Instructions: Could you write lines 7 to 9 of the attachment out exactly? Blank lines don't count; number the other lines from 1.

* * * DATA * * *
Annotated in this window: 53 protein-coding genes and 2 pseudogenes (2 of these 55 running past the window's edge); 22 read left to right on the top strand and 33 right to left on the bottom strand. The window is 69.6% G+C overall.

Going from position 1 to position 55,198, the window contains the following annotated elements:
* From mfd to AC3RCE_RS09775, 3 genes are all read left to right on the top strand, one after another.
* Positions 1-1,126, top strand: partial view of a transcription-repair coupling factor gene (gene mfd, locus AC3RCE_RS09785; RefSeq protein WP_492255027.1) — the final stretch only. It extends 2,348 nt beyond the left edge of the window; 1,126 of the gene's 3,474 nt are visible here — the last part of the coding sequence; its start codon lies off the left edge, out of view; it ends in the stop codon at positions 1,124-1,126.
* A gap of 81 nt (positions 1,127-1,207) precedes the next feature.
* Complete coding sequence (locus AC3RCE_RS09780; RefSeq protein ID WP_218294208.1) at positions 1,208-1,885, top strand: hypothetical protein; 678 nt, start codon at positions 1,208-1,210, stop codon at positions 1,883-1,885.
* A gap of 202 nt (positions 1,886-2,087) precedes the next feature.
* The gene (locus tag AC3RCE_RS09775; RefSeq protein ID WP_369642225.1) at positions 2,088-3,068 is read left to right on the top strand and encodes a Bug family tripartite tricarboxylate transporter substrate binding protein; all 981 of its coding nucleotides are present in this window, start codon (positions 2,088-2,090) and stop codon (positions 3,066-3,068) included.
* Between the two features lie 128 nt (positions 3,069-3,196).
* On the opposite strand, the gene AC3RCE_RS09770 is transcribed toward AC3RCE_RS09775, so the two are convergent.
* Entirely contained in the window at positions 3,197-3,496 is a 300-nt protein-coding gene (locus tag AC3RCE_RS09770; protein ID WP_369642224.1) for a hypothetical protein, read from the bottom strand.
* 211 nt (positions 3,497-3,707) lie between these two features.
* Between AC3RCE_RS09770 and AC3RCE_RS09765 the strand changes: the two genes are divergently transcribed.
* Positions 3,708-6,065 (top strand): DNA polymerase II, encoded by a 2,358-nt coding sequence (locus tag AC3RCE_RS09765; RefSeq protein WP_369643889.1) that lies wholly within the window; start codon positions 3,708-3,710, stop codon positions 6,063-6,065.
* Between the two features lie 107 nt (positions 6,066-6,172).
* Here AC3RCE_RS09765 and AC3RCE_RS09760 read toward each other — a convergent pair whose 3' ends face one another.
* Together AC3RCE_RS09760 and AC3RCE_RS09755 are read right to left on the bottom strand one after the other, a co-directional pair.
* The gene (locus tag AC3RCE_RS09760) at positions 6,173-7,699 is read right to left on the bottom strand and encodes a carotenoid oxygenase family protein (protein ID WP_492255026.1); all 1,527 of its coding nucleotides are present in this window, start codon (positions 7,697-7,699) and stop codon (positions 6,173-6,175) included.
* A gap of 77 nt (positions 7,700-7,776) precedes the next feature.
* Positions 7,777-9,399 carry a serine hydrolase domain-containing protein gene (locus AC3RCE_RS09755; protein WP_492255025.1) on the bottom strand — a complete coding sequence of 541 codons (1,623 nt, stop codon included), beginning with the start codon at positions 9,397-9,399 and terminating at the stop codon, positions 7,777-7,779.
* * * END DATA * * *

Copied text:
* A gap of 202 nt (positions 1,886-2,087) precedes the next feature.
* The gene (locus tag AC3RCE_RS09775; RefSeq protein ID WP_369642225.1) at positions 2,088-3,068 is read left to right on the top strand and encodes a Bug family tripartite tricarboxylate transporter substrate binding protein; all 981 of its coding nucleotides are present in this window, start codon (positions 2,088-2,090) and stop codon (positions 3,066-3,068) included.
* Between the two features lie 128 nt (positions 3,069-3,196).